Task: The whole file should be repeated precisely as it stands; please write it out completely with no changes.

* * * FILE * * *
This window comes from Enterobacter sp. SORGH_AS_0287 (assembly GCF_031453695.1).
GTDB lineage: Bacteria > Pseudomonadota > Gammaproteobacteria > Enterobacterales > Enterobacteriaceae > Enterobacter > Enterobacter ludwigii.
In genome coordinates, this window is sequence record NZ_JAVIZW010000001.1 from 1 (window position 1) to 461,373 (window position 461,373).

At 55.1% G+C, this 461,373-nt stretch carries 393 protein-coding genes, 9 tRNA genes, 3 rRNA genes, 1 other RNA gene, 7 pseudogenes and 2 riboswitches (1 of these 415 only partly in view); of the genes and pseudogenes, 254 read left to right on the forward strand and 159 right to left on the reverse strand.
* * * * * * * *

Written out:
This window comes from Enterobacter sp. SORGH_AS_0287 (assembly GCF_031453695.1).
GTDB lineage: Bacteria > Pseudomonadota > Gammaproteobacteria > Enterobacterales > Enterobacteriaceae > Enterobacter > Enterobacter ludwigii.
In genome coordinates, this window is sequence record NZ_JAVIZW010000001.1 from 1 (window position 1) to 461,373 (window position 461,373).

At 55.1% G+C, this 461,373-nt stretch carries 393 protein-coding genes, 9 tRNA genes, 3 rRNA genes, 1 other RNA gene, 7 pseudogenes and 2 riboswitches (1 of these 415 only partly in view); of the genes and pseudogenes, 254 read left to right on the forward strand and 159 right to left on the reverse strand.